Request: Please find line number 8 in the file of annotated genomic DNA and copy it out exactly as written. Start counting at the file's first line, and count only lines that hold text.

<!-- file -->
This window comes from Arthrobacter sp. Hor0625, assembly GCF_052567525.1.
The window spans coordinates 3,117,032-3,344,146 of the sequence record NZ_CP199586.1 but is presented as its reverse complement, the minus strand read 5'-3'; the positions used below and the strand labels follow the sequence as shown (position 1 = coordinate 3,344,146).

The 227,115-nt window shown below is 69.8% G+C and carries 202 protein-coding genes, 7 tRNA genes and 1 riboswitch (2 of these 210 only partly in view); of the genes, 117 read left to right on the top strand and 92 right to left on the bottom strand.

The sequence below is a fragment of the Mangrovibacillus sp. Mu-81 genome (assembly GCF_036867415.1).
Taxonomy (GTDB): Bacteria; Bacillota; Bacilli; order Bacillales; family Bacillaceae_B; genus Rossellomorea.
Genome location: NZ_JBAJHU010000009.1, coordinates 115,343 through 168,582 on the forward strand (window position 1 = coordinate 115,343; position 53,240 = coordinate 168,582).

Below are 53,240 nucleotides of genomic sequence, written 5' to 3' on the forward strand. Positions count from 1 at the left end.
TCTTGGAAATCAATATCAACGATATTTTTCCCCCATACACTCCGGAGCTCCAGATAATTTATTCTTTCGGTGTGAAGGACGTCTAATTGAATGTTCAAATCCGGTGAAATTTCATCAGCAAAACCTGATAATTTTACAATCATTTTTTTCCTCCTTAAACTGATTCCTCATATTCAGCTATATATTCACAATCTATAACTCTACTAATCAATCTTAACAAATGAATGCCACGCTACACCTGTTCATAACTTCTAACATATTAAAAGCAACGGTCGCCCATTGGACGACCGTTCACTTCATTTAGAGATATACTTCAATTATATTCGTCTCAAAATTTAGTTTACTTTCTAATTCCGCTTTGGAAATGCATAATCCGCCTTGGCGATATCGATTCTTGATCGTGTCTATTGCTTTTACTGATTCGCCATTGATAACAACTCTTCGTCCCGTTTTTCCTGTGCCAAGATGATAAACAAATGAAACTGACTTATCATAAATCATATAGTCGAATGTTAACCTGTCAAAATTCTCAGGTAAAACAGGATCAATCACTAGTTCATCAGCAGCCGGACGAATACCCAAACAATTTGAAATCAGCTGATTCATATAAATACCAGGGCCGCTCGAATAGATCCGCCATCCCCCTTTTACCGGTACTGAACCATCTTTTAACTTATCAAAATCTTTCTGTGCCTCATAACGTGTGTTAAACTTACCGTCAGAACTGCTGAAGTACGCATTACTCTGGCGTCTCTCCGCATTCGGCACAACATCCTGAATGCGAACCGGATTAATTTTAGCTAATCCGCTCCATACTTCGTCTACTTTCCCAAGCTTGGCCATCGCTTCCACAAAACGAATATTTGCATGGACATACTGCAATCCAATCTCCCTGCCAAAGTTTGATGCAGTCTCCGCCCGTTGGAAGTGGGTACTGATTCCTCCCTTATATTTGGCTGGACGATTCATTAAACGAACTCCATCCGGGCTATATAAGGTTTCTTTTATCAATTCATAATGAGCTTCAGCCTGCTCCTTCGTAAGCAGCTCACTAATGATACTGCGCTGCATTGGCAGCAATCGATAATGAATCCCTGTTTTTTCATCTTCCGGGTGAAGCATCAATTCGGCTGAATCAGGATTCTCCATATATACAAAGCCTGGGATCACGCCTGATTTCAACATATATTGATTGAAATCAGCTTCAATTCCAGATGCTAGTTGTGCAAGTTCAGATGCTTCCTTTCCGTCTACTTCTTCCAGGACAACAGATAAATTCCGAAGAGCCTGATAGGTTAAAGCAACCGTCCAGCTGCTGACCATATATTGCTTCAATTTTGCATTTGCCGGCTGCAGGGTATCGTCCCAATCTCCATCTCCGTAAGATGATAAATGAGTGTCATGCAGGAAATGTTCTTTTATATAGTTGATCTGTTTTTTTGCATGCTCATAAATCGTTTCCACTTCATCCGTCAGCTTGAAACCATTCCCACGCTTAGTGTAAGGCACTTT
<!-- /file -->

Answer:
TCTTGGAAATCAATATCAACGATATTTTTCCCCCATACACTCCGGAGCTCCAGATAATTTATTCTTTCGGTGTGAAGGACGTCTAATTGAATGTTCAAATCCGGTGAAATTTCATCAGCAAAACCTGATAATTTTACAATCATTTTTTTCCTCCTTAAACTGATTCCTCATATTCAGCTATATATTCACAATCTATAACTCTACTAATCAATCTTAACAAATGAATGCCACGCTACACCTGTTCATAACTTCTAACATATTAAAAGCAACGGTCGCCCATTGGACGACCGTTCACTTCATTTAGAGATATACTTCAATTATATTCGTCTCAAAATTTAGTTTACTTTCTAATTCCGCTTTGGAAATGCATAATCCGCCTTGGCGATATCGATTCTTGATCGTGTCTATTGCTTTTACTGATTCGCCATTGATAACAACTCTTCGTCCCGTTTTTCCTGTGCCAAGATGATAAACAAATGAAACTGACTTATCATAAATCATATAGTCGAATGTTAACCTGTCAAAATTCTCAGGTAAAACAGGATCAATCACTAGTTCATCAGCAGCCGGACGAATACCCAAACAATTTGAAATCAGCTGATTCATATAAATACCAGGGCCGCTCGAATAGATCCGCCATCCCCCTTTTACCGGTACTGAACCATCTTTTAACTTATCAAAATCTTTCTGTGCCTCATAACGTGTGTTAAACTTACCGTCAGAACTGCTGAAGTACGCATTACTCTGGCGTCTCTCCGCATTCGGCACAACATCCTGAATGCGAACCGGATTAATTTTAGCTAATCCGCTCCATACTTCGTCTACTTTCCCAAGCTTGGCCATCGCTTCCACAAAACGAATATTTGCATGGACATACTGCAATCCAATCTCCCTGCCAAAGTTTGATGCAGTCTCCGCCCGTTGGAAGTGGGTACTGATTCCTCCCTTATATTTGGCTGGACGATTCATTAAACGAACTCCATCCGGGCTATATAAGGTTTCTTTTATCAATTCATAATGAGCTTCAGCCTGCTCCTTCGTAAGCAGCTCACTAATGATACTGCGCTGCATTGGCAGCAATCGATAATGAATCCCTGTTTTTTCATCTTCCGGGTGAAGCATCAATTCGGCTGAATCAGGATTCTCCATATATACAAAGCCTGGGATCACGCCTGATTTCAACATATATTGATTGAAATCAGCTTCAATTCCAGATGCTAGTTGTGCAAGTTCAGATGCTTCCTTTCCGTCTACTTCTTCCAGGACAACAGATAAATTCCGAAGAGCCTGATAGGTTAAAGCAACCGTCCAGCTGCTGACCATATATTGCTTCAATTTTGCATTTGCCGGCTGCAGGGTATCGTCCCAATCTCCATCTCCGTAAGATGATAAATGAGTGTCATGCAGGAAATGTTCTTTTATATAGTTGATCTGTTTTTTTGCATGCTCATAAATCGTTTCCACTTCATCCGTCAGCTTGAAACCATTCCCACGCTTAGTGTAAGGCACTTT